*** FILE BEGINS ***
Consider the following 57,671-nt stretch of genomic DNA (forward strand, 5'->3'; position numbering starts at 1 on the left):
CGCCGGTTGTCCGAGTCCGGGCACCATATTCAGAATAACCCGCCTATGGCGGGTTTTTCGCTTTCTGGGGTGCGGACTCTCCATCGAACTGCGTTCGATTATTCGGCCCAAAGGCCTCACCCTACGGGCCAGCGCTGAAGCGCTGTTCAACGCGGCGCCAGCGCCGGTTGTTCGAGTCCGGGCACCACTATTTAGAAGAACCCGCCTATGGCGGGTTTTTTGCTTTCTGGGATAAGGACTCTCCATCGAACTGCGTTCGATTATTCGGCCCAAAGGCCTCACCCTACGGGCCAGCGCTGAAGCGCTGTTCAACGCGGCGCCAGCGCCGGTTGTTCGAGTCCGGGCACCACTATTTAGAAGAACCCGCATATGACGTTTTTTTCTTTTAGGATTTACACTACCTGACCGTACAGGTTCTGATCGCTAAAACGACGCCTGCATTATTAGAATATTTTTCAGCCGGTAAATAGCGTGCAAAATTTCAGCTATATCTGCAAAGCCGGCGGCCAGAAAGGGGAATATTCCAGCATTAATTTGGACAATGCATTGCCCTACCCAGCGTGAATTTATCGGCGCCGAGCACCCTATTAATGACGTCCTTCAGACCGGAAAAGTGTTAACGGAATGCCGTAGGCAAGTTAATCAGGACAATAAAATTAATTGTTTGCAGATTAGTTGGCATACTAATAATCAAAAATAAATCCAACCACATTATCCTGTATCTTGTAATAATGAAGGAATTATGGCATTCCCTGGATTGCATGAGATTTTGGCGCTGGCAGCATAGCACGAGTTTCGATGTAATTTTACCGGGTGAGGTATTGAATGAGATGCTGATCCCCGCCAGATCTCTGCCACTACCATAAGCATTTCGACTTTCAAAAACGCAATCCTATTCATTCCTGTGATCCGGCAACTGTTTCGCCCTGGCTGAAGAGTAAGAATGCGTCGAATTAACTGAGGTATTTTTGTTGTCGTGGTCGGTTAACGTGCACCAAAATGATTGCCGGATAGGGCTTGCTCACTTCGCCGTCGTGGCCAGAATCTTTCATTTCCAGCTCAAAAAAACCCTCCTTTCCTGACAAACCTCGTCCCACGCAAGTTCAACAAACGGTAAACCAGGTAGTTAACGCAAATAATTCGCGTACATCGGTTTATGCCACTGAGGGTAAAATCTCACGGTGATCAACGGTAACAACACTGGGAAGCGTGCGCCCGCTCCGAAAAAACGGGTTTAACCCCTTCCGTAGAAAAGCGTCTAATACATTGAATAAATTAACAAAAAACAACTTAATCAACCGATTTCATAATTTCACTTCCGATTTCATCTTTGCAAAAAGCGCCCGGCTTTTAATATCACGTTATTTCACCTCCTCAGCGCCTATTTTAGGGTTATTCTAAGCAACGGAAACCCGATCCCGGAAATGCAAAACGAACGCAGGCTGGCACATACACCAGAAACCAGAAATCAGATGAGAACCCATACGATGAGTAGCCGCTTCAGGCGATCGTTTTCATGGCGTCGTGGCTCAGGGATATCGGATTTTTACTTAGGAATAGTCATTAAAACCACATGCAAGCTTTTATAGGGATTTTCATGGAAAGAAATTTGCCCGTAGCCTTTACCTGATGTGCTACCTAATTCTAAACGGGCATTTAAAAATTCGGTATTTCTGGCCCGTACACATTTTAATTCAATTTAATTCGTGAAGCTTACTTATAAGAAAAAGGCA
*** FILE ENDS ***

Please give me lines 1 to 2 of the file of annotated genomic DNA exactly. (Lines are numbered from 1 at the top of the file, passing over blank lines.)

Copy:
Consider the following 57,671-nt stretch of genomic DNA (forward strand, 5'->3'; position numbering starts at 1 on the left):
CGCCGGTTGTCCGAGTCCGGGCACCATATTCAGAATAACCCGCCTATGGCGGGTTTTTCGCTTTCTGGGGTGCGGACTCTCCATCGAACTGCGTTCGATTATTCGGCCCAAAGGCCTCACCCTACGGGCCAGCGCTGAAGCGCTGTTCAACGCGGCGCCAGCGCCGGTTGTTCGAGTCCGGGCACCACTATTTAGAAGAACCCGCCTATGGCGGGTTTTTTGCTTTCTGGGATAAGGACTCTCCATCGAACTGCGTTCGATTATTCGGCCCAAAGGCCTCACCCTACGGGCCAGCGCTGAAGCGCTGTTCAACGCGGCGCCAGCGCCGGTTGTTCGAGTCCGGGCACCACTATTTAGAAGAACCCGCATATGACGTTTTTTTCTTTTAGGATTTACACTACCTGACCGTACAGGTTCTGATCGCTAAAACGACGCCTGCATTATTAGAATATTTTTCAGCCGGTAAATAGCGTGCAAAATTTCAGCTATATCTGCAAAGCCGGCGGCCAGAAAGGGGAATATTCCAGCATTAATTTGGACAATGCATTGCCCTACCCAGCGTGAATTTATCGGCGCCGAGCACCCTATTAATGACGTCCTTCAGACCGGAAAAGTGTTAACGGAATGCCGTAGGCAAGTTAATCAGGACAATAAAATTAATTGTTTGCAGATTAGTTGGCATACTAATAATCAAAAATAAATCCAACCACATTATCCTGTATCTTGTAATAATGAAGGAATTATGGCATTCCCTGGATTGCATGAGATTTTGGCGCTGGCAGCATAGCACGAGTTTCGATGTAATTTTACCGGGTGAGGTATTGAATGAGATGCTGATCCCCGCCAGATCTCTGCCACTACCATAAGCATTTCGACTTTCAAAAACGCAATCCTATTCATTCCTGTGATCCGGCAACTGTTTCGCCCTGGCTGAAGAGTAAGAATGCGTCGAATTAACTGAGGTATTTTTGTTGTCGTGGTCGGTTAACGTGCACCAAAATGATTGCCGGATAGGGCTTGCTCACTTCGCCGTCGTGGCCAGAATCTTTCATTTCCAGCTCAAAAAAACCCTCCTTTCCTGACAAACCTCGTCCCACGCAAGTTCAACAAACGGTAAACCAGGTAGTTAACGCAAATAATTCGCGTACATCGGTTTATGCCACTGAGGGTAAAATCTCACGGTGATCAACGGTAACAACACTGGGAAGCGTGCGCCCGCTCCGAAAAAACGGGTTTAACCCCTTCCGTAGAAAAGCGTCTAATACATTGAATAAATTAACAAAAAACAACTTAATCAACCGATTTCATAATTTCACTTCCGATTTCATCTTTGCAAAAAGCGCCCGGCTTTTAATATCACGTTATTTCACCTCCTCAGCGCCTATTTTAGGGTTATTCTAAGCAACGGAAACCCGATCCCGGAAATGCAAAACGAACGCAGGCTGGCACATACACCAGAAACCAGAAATCAGATGAGAACCCATACGATGAGTAGCCGCTTCAGGCGATCGTTTTCATGGCGTCGTGGCTCAGGGATATCGGATTTTTACTTAGGAATAGTCATTAAAACCACATGCAAGCTTTTATAGGGATTTTCATGGAAAGAAATTTGCCCGTAGCCTTTACCTGATGTGCTACCTAATTCTAAACGGGCATTTAAAAATTCGGTATTTCTGGCCCGTACACATTTTAATTCAATTTAATTCGTGAAGCTTACTTATAAGAAAAAGGCA